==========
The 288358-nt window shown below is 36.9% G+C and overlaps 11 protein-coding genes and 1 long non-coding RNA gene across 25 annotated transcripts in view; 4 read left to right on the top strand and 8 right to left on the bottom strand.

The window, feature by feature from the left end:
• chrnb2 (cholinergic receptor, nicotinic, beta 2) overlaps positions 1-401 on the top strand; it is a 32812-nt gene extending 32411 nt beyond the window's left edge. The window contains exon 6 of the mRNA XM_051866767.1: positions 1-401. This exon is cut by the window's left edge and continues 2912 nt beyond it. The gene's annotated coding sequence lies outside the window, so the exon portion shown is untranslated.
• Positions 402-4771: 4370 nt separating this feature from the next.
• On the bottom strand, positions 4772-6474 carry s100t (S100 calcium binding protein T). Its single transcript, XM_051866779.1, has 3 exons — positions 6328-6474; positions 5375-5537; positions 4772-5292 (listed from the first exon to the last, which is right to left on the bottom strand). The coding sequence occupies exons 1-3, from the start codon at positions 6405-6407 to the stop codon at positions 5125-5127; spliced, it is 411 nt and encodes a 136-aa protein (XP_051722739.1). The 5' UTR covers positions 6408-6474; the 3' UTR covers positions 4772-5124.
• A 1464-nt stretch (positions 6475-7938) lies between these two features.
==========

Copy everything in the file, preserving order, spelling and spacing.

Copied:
The 288358-nt window shown below is 36.9% G+C and overlaps 11 protein-coding genes and 1 long non-coding RNA gene across 25 annotated transcripts in view; 4 read left to right on the top strand and 8 right to left on the bottom strand.

The window, feature by feature from the left end:
• chrnb2 (cholinergic receptor, nicotinic, beta 2) overlaps positions 1-401 on the top strand; it is a 32812-nt gene extending 32411 nt beyond the window's left edge. The window contains exon 6 of the mRNA XM_051866767.1: positions 1-401. This exon is cut by the window's left edge and continues 2912 nt beyond it. The gene's annotated coding sequence lies outside the window, so the exon portion shown is untranslated.
• Positions 402-4771: 4370 nt separating this feature from the next.
• On the bottom strand, positions 4772-6474 carry s100t (S100 calcium binding protein T). Its single transcript, XM_051866779.1, has 3 exons — positions 6328-6474; positions 5375-5537; positions 4772-5292 (listed from the first exon to the last, which is right to left on the bottom strand). The coding sequence occupies exons 1-3, from the start codon at positions 6405-6407 to the stop codon at positions 5125-5127; spliced, it is 411 nt and encodes a 136-aa protein (XP_051722739.1). The 5' UTR covers positions 6408-6474; the 3' UTR covers positions 4772-5124.
• A 1464-nt stretch (positions 6475-7938) lies between these two features.